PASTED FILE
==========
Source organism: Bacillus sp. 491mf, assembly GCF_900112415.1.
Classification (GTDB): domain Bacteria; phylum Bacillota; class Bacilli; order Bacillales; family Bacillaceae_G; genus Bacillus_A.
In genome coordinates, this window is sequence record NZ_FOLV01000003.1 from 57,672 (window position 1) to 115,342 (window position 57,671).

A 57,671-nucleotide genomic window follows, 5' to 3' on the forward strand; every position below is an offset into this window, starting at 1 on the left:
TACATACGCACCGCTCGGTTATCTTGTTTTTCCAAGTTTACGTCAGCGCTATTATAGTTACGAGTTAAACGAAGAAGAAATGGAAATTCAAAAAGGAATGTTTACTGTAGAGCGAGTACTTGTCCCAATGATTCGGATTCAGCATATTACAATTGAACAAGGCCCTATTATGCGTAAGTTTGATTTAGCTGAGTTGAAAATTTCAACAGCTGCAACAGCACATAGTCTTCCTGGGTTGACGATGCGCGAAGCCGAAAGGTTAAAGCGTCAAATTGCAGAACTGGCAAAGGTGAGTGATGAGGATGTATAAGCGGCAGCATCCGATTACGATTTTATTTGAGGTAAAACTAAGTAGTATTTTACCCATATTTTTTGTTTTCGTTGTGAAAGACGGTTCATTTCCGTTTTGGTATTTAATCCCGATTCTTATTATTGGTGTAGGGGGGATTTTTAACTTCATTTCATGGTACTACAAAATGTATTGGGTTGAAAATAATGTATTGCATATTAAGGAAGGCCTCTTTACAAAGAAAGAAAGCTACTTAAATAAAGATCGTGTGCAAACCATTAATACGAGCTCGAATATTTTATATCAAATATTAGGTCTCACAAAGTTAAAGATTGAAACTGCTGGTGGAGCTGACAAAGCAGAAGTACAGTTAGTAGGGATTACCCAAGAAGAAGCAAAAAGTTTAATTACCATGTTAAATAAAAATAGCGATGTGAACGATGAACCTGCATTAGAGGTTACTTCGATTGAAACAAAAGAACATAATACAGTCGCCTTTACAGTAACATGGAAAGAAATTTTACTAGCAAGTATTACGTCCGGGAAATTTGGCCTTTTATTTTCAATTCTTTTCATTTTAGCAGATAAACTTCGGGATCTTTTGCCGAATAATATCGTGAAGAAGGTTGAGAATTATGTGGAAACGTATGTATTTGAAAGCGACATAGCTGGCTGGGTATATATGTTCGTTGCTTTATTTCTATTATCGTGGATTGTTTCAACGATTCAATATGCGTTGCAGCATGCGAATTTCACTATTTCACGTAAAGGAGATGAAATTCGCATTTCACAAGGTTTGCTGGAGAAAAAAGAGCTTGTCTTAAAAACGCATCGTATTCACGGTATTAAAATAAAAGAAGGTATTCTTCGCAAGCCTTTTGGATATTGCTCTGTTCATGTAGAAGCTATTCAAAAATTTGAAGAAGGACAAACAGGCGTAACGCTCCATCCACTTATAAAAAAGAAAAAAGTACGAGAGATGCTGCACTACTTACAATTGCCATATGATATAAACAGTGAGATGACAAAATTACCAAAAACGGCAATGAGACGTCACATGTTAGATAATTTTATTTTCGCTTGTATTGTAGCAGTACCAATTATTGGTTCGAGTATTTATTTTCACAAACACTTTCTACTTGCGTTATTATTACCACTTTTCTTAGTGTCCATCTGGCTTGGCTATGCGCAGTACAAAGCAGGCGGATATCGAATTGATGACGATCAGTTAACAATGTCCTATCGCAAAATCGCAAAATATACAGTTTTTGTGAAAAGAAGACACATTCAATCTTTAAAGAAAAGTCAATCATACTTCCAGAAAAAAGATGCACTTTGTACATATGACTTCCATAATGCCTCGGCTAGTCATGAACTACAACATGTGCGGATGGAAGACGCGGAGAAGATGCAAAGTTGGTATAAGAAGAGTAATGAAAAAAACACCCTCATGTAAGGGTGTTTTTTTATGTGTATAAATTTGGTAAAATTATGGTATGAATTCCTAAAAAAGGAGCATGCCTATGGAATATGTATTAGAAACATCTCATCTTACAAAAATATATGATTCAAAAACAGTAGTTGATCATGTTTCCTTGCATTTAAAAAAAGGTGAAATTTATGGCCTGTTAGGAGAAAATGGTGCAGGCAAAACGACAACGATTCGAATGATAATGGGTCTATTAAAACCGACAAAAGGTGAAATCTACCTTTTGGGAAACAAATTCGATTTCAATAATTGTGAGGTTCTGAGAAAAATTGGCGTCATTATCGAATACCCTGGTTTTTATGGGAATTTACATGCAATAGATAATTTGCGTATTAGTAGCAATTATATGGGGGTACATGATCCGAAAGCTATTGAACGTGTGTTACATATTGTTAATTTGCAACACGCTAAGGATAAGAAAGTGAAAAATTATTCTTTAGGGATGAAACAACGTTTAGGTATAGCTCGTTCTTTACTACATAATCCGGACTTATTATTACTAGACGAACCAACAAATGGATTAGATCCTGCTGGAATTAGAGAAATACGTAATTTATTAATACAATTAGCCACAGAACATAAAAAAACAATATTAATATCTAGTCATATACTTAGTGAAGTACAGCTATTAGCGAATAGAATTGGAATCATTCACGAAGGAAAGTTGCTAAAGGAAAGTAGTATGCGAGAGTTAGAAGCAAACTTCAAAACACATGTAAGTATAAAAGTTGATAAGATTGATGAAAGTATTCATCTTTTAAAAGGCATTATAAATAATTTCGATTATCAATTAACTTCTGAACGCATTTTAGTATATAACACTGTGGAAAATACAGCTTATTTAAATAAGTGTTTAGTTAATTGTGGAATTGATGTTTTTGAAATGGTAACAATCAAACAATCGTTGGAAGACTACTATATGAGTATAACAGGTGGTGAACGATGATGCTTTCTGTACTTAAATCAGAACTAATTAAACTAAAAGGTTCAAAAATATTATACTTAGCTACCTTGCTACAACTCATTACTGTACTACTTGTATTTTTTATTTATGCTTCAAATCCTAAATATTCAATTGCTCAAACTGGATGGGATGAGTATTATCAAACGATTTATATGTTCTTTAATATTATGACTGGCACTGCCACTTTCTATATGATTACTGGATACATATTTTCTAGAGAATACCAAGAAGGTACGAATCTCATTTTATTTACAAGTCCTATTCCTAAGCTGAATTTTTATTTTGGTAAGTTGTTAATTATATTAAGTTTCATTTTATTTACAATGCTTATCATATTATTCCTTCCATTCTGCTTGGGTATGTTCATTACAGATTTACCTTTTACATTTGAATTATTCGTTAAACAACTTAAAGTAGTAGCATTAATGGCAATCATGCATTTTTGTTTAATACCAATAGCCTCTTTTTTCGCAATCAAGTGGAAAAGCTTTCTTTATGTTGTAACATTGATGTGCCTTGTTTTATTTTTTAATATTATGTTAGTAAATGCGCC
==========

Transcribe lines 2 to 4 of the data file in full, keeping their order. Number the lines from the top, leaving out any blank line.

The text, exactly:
Classification (GTDB): domain Bacteria; phylum Bacillota; class Bacilli; order Bacillales; family Bacillaceae_G; genus Bacillus_A.
In genome coordinates, this window is sequence record NZ_FOLV01000003.1 from 57,672 (window position 1) to 115,342 (window position 57,671).

A 57,671-nucleotide genomic window follows, 5' to 3' on the forward strand; every position below is an offset into this window, starting at 1 on the left: